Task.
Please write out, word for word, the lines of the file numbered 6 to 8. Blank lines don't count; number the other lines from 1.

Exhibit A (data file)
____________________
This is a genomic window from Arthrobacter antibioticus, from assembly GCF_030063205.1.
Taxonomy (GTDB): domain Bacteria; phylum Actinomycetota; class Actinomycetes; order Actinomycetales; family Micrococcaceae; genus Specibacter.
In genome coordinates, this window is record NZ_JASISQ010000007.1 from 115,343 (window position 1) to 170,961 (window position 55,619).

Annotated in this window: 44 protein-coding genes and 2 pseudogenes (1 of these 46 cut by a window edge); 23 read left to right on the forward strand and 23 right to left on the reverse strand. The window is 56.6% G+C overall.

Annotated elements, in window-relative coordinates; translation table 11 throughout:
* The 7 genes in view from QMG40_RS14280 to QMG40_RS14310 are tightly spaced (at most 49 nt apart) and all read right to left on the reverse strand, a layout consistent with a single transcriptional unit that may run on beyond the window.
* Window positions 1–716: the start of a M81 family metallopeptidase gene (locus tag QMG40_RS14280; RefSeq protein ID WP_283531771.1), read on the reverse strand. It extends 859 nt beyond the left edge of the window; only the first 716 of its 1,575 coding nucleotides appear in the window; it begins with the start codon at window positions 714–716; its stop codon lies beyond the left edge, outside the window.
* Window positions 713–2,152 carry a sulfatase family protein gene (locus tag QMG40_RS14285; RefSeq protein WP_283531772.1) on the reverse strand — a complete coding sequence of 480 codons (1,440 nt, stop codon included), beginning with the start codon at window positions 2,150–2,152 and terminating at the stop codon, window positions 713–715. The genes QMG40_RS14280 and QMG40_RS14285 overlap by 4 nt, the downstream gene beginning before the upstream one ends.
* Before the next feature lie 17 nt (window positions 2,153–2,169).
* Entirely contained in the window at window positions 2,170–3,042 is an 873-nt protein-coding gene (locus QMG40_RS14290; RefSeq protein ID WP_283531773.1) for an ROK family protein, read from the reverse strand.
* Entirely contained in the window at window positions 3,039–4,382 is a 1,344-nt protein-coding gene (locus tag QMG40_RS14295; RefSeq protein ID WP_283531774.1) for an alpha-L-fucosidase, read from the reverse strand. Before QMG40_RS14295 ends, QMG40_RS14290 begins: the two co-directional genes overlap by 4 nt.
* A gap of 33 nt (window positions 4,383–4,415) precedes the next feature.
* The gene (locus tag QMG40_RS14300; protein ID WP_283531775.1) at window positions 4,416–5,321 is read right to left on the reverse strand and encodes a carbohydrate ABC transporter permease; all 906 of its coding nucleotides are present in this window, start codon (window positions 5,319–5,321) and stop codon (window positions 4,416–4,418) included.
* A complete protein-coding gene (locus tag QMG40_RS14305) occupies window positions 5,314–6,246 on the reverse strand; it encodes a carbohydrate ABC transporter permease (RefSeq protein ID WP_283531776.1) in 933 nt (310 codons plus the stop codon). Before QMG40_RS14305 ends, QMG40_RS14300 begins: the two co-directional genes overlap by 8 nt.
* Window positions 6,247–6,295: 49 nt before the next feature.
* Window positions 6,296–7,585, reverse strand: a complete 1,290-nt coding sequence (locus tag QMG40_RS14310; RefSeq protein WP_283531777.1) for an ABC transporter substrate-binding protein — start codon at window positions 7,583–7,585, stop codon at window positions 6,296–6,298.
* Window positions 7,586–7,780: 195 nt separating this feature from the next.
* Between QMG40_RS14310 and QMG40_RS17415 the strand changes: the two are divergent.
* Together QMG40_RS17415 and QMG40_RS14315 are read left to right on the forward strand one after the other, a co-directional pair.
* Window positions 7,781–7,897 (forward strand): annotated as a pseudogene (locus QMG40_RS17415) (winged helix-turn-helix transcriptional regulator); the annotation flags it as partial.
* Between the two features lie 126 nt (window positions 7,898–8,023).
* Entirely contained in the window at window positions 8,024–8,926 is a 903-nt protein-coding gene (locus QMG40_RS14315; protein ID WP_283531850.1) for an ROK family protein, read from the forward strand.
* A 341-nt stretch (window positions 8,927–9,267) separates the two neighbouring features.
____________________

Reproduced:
* The 7 genes in view from QMG40_RS14280 to QMG40_RS14310 are tightly spaced (at most 49 nt apart) and all read right to left on the reverse strand, a layout consistent with a single transcriptional unit that may run on beyond the window.
* Window positions 1–716: the start of a M81 family metallopeptidase gene (locus tag QMG40_RS14280; RefSeq protein ID WP_283531771.1), read on the reverse strand. It extends 859 nt beyond the left edge of the window; only the first 716 of its 1,575 coding nucleotides appear in the window; it begins with the start codon at window positions 714–716; its stop codon lies beyond the left edge, outside the window.
* Window positions 713–2,152 carry a sulfatase family protein gene (locus tag QMG40_RS14285; RefSeq protein WP_283531772.1) on the reverse strand — a complete coding sequence of 480 codons (1,440 nt, stop codon included), beginning with the start codon at window positions 2,150–2,152 and terminating at the stop codon, window positions 713–715. The genes QMG40_RS14280 and QMG40_RS14285 overlap by 4 nt, the downstream gene beginning before the upstream one ends.